Guardian Angels in Shahida’s World
By C. Naseer Ahmad
Washington, DC

Shahida and her guardian angels

Countless times during the day believers recite: “All Praise belongs to Allah, Lord of the Worlds - (The Opening 1:2)” Shahida’s world was a wonderful world that existed not long ago.
This story is not just about the person of Shahida Aziz but all those people who have proved to be living and breathing angels existing in human form on this planet we call the Earth. Shahida Aziz was a name given to herself by a girl born 51 years ago as Amtul Basir Aziz. She existed in a body deformed by polio very early in her childhood that left her paralyzed. She learned how to walk again and was then stricken by scoliosis. One of these diseases also took away her lung and a better half of the other lung. As she got better and learned how to drive and traveled overseas, an operation to correct the spinal curvature left her paralyzed again and confined to a wheel chair for twenty years. Ironically, she died on Veterans (or Armistice) Day November 11, 2005 on a Friday just as the Jumma prayers were to start.
“If I had been paralyzed for so long, I would have committed suicide,” said Col Mohammad Miskeen, one of her guardian angels – who visited her every Friday to ensure that no one bothered her. But even if Col Miskeen would not appear on the scene Shahida could hold her own with a commanding demeanor and artful use of the telephone. Though her body finally succumbed to the constant battles with disease, nothing could quench her feisty spirit.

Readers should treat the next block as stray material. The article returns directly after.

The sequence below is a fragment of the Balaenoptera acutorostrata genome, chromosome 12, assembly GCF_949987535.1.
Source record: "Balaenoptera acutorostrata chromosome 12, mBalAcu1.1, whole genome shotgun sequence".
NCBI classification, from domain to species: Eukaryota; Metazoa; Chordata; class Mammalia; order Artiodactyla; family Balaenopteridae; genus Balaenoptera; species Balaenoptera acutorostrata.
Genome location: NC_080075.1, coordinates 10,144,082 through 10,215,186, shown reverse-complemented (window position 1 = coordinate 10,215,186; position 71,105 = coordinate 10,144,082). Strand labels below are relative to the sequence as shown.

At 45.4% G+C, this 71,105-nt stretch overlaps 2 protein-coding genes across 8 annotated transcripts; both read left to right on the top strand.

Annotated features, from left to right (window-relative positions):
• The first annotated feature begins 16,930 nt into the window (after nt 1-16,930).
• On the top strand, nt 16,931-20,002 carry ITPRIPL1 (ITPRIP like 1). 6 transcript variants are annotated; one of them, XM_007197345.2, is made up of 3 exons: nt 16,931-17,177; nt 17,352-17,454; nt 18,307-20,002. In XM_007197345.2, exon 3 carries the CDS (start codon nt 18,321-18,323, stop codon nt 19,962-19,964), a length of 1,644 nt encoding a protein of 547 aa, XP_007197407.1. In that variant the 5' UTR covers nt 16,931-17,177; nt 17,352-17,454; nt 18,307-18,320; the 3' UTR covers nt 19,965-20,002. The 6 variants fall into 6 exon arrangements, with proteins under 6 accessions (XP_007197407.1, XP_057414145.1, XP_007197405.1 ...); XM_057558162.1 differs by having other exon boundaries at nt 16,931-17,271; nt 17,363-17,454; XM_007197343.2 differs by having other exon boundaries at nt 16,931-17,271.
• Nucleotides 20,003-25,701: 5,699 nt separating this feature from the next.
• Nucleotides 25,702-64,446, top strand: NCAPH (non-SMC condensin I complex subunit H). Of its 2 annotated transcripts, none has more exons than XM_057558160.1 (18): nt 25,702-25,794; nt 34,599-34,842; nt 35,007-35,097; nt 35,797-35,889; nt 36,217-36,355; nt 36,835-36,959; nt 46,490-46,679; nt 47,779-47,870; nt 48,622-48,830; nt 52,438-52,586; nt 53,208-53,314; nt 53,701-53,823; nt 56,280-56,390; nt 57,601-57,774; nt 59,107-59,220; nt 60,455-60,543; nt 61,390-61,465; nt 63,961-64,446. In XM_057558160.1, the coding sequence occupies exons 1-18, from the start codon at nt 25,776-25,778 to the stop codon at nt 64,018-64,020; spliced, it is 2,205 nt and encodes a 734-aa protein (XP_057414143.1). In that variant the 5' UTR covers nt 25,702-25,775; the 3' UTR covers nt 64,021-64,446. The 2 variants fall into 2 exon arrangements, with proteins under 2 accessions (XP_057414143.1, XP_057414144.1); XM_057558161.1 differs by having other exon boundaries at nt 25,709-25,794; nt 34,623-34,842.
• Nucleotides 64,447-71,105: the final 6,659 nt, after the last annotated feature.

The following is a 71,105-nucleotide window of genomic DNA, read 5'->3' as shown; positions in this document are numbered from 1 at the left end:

In his condolence message to Shahida’s family, Mr. Mowahid Hussain Shah, advisor to Punjab Chief minister noted her “remarkable courage in the face of adversity.”

Shahida Aziz saving her meal for the birds

Some would see her physically challenged and agonized life as retribution from God for her sins or those of her parents or ancestors. But, those would be the unfortunate ones paralyzed by their own human shortcomings such as ignorance, hate and prejudice. Or it could be they worship an angry and a petulant God.
In “As you Like It”, William Shakespeare wrote, “All the world’s a stage, And all the men and women merely players: They have their exits and their entrances”. Nobody could have scripted Shahida’s final acts and exit better that the Maker who created Shakespeare himself.
A few days before her exit, Shahida gave away most of her medical supplies to Dr. Mohammad Nazir, Assistant Professor King Edward Medical College, Lahore, to be donated to indigent patients. Dr. Nazir, like many other doctors, made house calls for Shahida and was reluctant to accept these supplies. Some time in the recent past, she also gave away all the cash she had to her friend Dr. Kauser – to feed the needy, after her departure.
Her phonebook showed a busy life with a lot of names and numbers. Pages 17 and 19, like other pages had names of friends and relatives but on Page 18 of her phonebook there was only the following unusual entry: “My sweet Lord, I want to be withu. Please let it b.” It appeared to be written by a soul at peace for there was neither a complaint nor a note of despair. And, for such souls it has been said: “O, thou Soul at peace! Return to thy Lord, thou well pleased with Him and He well pleased with thee. So enter thou among My chosen servants. And enter thee my Garden - (The Dawn: 27-30). ”